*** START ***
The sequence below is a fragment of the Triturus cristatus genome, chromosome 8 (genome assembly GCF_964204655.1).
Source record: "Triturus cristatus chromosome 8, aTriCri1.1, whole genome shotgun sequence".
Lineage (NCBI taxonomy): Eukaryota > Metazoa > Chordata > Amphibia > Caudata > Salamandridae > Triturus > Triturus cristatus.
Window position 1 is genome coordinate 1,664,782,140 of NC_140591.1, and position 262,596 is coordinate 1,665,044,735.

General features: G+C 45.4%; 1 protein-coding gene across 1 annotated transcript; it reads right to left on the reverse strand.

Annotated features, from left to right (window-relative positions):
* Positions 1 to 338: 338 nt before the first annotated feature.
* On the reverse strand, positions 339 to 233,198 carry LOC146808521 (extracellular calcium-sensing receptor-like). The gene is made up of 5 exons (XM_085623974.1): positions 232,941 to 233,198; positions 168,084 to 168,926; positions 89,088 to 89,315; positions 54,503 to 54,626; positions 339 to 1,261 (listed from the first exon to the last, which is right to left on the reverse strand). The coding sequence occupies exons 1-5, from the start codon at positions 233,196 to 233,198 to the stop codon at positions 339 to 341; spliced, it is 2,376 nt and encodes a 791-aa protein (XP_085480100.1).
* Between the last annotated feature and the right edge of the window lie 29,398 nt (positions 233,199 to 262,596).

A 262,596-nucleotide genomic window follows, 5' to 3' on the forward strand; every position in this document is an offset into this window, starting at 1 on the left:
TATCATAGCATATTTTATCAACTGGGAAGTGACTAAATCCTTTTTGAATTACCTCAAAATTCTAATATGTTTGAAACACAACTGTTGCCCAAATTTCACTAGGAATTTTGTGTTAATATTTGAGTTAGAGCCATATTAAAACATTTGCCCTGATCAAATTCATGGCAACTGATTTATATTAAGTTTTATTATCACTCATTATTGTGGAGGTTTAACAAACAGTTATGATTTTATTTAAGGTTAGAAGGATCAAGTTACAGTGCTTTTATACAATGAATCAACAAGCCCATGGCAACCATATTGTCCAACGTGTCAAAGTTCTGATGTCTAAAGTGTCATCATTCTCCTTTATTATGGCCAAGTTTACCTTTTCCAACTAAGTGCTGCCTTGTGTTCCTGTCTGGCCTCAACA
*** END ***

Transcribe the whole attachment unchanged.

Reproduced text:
The sequence below is a fragment of the Triturus cristatus genome, chromosome 8 (genome assembly GCF_964204655.1).
Source record: "Triturus cristatus chromosome 8, aTriCri1.1, whole genome shotgun sequence".
Lineage (NCBI taxonomy): Eukaryota > Metazoa > Chordata > Amphibia > Caudata > Salamandridae > Triturus > Triturus cristatus.
Window position 1 is genome coordinate 1,664,782,140 of NC_140591.1, and position 262,596 is coordinate 1,665,044,735.

General features: G+C 45.4%; 1 protein-coding gene across 1 annotated transcript; it reads right to left on the reverse strand.

Annotated features, from left to right (window-relative positions):
* Positions 1 to 338: 338 nt before the first annotated feature.
* On the reverse strand, positions 339 to 233,198 carry LOC146808521 (extracellular calcium-sensing receptor-like). The gene is made up of 5 exons (XM_085623974.1): positions 232,941 to 233,198; positions 168,084 to 168,926; positions 89,088 to 89,315; positions 54,503 to 54,626; positions 339 to 1,261 (listed from the first exon to the last, which is right to left on the reverse strand). The coding sequence occupies exons 1-5, from the start codon at positions 233,196 to 233,198 to the stop codon at positions 339 to 341; spliced, it is 2,376 nt and encodes a 791-aa protein (XP_085480100.1).
* Between the last annotated feature and the right edge of the window lie 29,398 nt (positions 233,199 to 262,596).

A 262,596-nucleotide genomic window follows, 5' to 3' on the forward strand; every position in this document is an offset into this window, starting at 1 on the left:
TATCATAGCATATTTTATCAACTGGGAAGTGACTAAATCCTTTTTGAATTACCTCAAAATTCTAATATGTTTGAAACACAACTGTTGCCCAAATTTCACTAGGAATTTTGTGTTAATATTTGAGTTAGAGCCATATTAAAACATTTGCCCTGATCAAATTCATGGCAACTGATTTATATTAAGTTTTATTATCACTCATTATTGTGGAGGTTTAACAAACAGTTATGATTTTATTTAAGGTTAGAAGGATCAAGTTACAGTGCTTTTATACAATGAATCAACAAGCCCATGGCAACCATATTGTCCAACGTGTCAAAGTTCTGATGTCTAAAGTGTCATCATTCTCCTTTATTATGGCCAAGTTTACCTTTTCCAACTAAGTGCTGCCTTGTGTTCCTGTCTGGCCTCAACA